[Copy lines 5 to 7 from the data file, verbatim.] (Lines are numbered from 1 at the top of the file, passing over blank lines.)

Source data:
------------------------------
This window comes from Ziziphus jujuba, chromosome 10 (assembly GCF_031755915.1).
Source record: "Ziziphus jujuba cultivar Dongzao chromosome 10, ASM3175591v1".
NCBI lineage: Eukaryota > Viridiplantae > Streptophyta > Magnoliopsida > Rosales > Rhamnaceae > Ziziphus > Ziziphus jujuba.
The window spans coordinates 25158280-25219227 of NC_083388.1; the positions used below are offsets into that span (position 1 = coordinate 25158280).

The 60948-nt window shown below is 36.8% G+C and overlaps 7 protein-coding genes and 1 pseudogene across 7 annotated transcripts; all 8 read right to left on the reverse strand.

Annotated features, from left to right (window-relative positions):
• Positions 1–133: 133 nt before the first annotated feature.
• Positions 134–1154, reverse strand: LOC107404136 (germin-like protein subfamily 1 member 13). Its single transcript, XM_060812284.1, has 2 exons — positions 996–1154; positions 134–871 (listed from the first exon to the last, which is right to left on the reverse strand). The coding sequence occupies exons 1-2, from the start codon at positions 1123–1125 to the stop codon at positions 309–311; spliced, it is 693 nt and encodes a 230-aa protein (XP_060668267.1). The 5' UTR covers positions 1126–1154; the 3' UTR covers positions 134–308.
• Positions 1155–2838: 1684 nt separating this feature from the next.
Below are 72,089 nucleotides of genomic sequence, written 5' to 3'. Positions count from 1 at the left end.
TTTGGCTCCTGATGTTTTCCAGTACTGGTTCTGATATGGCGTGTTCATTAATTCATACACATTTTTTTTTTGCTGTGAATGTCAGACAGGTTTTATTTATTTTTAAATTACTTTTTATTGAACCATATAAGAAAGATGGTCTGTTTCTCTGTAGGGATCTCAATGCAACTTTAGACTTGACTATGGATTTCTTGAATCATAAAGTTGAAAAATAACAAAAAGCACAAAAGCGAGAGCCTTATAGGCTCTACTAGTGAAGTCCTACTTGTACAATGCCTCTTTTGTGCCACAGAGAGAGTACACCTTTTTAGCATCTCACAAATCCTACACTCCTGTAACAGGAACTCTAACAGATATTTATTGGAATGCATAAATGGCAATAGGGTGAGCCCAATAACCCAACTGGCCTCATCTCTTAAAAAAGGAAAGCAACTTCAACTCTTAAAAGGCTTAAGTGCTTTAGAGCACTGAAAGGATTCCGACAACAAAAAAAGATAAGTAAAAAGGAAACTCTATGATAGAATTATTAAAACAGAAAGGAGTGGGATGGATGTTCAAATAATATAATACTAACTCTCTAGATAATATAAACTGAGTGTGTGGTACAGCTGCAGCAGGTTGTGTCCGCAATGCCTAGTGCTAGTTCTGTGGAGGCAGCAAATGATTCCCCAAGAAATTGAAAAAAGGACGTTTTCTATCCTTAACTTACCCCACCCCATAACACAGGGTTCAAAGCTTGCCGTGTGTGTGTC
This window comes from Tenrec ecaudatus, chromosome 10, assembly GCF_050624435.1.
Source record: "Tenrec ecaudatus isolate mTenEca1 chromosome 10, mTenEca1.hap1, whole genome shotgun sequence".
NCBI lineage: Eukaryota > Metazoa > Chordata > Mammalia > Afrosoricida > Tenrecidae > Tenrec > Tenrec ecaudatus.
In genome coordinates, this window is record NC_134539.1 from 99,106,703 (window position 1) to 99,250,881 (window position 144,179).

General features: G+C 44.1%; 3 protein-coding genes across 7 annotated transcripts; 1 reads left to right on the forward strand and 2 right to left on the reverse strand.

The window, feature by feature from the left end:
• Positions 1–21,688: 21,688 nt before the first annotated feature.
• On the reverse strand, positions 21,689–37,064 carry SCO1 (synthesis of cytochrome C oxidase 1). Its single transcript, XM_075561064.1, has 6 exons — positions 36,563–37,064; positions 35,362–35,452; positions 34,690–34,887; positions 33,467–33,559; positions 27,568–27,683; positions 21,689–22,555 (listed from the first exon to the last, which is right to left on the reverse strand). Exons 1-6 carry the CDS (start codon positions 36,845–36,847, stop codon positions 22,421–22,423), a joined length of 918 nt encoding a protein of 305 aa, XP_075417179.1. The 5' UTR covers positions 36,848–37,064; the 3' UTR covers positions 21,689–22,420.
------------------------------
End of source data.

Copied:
The 60948-nt window shown below is 36.8% G+C and overlaps 7 protein-coding genes and 1 pseudogene across 7 annotated transcripts; all 8 read right to left on the reverse strand.

Annotated features, from left to right (window-relative positions):
• Positions 1–133: 133 nt before the first annotated feature.